I recently attended a one-day conference in Chicago sponsored by Medline Industries called “Prevention Above All.” Focused on patient safety, the conference anticipated the government’s policy (effective Oct. 1) of refusing to reimburse hospitals for 10 so-called “never events”. The keynote speaker was John Nance, a former commercial airline pilot and best-selling paperback author, who also is a founding board member of the National Patient Safety Foundation. As an airline pilot, he grew up in an industry obsessed with safety. Yet he saw lapses. He sees the same thing in healthcare.
Ever since the Industrial Revolution, people have done everything possible to remove the human element from work, he says. Naturally, there have been benefits. But in our zeal to mechanize and systematize work, we have forgotten that humans still play a huge role in it. We ignore that fact at our own peril. Speaking of healthcare, Nance says, “We need to restore looking at this as a human system, filled with people working their hearts out, but who will never be perfect.” By working in teams, healthcare workers can minimize the impact of that imperfection.
To demonstrate the point, Nance showed us a video. Six people are standing in a room, three in white shirts, three in black. We were told that the white team would be tossing a ball amongst themselves, and the black team would be doing the same. Our task was to count the number of tosses by the white team. He turned on the clip. I did as I was told. I counted 16 tosses.
When the clip was over, Nance asked for a show of hands if we counted 15, 16 or 17 tosses. Then he asked us if we had noticed anything else in the clip. Few of us did. So he ran it for us again. About halfway through, a guy in a gorilla suit emerged from the right side of the frame. He walked into the middle of the six people and started thumping his chest. Then he walked off. I hadn’t even seen him the first time.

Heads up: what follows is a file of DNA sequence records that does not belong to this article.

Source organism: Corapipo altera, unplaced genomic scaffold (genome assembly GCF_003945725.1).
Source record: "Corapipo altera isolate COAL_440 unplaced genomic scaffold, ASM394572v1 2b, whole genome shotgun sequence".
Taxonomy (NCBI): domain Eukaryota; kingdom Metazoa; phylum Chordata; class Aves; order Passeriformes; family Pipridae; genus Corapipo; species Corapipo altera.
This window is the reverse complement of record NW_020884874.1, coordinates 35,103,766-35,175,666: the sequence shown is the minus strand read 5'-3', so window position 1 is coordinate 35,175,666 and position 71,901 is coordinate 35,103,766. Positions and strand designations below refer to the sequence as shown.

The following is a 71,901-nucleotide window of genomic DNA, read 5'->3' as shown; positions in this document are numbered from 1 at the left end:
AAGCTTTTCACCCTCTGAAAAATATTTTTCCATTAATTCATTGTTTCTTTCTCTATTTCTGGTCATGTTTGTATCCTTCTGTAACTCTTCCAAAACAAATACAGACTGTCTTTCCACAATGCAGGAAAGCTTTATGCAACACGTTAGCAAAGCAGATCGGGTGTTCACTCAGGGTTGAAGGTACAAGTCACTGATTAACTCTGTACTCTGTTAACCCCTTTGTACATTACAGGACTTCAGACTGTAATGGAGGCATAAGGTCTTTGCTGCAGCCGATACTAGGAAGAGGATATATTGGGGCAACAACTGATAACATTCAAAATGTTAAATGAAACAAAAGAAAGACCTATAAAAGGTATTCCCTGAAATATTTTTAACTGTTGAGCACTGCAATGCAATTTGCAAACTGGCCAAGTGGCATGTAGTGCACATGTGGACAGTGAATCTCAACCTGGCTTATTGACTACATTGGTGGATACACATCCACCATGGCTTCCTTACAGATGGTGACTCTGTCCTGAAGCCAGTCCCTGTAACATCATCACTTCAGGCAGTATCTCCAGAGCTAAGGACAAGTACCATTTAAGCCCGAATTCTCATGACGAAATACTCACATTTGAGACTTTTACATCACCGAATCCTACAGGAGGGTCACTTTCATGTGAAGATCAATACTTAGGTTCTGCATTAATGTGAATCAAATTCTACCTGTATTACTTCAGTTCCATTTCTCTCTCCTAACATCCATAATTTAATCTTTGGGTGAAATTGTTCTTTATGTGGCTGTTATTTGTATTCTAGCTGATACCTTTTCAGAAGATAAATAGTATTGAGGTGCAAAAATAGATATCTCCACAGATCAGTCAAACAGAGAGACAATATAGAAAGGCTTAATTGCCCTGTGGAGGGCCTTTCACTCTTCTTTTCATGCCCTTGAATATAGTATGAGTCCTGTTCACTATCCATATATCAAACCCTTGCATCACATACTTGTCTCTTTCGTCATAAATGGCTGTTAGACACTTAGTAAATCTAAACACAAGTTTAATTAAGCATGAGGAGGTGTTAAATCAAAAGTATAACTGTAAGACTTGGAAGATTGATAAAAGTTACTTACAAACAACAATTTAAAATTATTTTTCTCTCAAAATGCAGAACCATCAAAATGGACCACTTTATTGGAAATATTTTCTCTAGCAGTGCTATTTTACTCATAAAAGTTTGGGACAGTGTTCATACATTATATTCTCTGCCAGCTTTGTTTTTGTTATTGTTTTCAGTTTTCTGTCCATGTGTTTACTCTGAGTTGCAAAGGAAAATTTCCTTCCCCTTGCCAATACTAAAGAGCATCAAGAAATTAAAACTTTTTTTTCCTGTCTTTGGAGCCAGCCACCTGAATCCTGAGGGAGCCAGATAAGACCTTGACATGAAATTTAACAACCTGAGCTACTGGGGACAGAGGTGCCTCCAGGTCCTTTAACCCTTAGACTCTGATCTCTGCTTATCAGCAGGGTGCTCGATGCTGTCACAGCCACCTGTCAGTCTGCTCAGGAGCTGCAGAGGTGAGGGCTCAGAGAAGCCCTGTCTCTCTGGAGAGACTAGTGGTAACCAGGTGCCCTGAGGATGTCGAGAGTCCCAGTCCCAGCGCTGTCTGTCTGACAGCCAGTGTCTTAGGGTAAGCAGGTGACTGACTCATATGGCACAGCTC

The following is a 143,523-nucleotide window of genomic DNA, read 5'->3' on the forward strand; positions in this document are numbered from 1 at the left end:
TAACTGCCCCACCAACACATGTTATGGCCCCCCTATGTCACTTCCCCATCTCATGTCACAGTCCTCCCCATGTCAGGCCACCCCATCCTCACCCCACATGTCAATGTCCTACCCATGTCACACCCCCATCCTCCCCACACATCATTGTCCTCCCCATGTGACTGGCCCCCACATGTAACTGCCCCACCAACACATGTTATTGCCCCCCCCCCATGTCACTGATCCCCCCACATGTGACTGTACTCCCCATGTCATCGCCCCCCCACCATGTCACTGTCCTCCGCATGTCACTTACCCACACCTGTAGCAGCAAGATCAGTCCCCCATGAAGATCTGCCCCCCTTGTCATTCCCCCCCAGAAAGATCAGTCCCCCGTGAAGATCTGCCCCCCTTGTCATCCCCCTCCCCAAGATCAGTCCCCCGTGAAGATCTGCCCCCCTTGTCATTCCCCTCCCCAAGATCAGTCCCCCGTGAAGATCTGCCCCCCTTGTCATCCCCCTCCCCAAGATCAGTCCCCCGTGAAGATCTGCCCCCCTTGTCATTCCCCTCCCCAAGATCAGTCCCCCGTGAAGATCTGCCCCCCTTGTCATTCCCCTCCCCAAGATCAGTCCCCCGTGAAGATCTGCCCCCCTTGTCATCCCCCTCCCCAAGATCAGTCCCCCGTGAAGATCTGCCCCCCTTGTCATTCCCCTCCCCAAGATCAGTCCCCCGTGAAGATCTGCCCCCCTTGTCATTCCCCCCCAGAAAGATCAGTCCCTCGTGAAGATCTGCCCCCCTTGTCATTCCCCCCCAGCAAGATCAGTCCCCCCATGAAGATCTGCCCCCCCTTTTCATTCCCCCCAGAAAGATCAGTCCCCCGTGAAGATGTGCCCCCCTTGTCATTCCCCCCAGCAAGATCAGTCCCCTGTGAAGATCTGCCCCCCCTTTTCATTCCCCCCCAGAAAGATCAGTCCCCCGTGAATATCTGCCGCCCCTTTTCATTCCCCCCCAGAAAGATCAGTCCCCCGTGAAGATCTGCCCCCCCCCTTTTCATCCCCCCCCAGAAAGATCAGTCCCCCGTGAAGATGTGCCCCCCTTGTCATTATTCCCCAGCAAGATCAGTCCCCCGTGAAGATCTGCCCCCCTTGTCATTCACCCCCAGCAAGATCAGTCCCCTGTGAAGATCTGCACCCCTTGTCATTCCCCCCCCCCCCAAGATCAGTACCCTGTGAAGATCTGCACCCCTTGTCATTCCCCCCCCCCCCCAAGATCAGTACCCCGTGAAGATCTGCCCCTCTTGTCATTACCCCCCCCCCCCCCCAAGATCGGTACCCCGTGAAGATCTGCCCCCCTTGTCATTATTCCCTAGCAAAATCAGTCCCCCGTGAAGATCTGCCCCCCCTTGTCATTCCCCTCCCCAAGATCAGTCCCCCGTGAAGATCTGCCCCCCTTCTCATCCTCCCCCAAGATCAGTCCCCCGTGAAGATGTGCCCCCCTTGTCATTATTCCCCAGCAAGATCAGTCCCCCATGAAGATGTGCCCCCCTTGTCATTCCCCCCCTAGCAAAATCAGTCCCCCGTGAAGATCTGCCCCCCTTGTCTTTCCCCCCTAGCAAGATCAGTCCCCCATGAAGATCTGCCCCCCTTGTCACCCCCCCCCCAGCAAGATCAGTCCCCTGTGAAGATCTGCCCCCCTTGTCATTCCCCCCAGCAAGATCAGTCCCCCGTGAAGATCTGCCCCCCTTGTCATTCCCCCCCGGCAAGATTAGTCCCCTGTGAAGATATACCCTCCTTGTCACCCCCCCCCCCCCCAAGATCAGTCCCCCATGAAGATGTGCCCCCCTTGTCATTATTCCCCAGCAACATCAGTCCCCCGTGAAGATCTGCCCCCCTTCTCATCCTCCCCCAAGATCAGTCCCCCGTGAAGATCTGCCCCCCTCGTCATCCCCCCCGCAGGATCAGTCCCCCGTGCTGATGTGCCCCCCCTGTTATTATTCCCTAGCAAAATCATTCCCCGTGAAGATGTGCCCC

Nance’s point: We can be so focused on one aspect of our job that we neglect to see other factors that might adversely affect what we are doing. In healthcare, that might lead to a patient injury or worse. By working in teams, we increase the odds that at least one of us will “see the gorilla.” But that strategy works only if team members feel free to point out potential mistakes, even if they are being committed by people who “outrank” them. (Think surgeons and nurses or techs in the OR.) This is as true in the airline industry as in healthcare.
These same principles apply to supply chain management. The best way to combat mistakes is to encourage teamwork – and to encourage those who report to you to speak up if they catch errors being made. It can be a humbling experience. But in the end, it’s the best way to ensure that your team accomplishes its mission of providing high-quality, cost-effective patient care.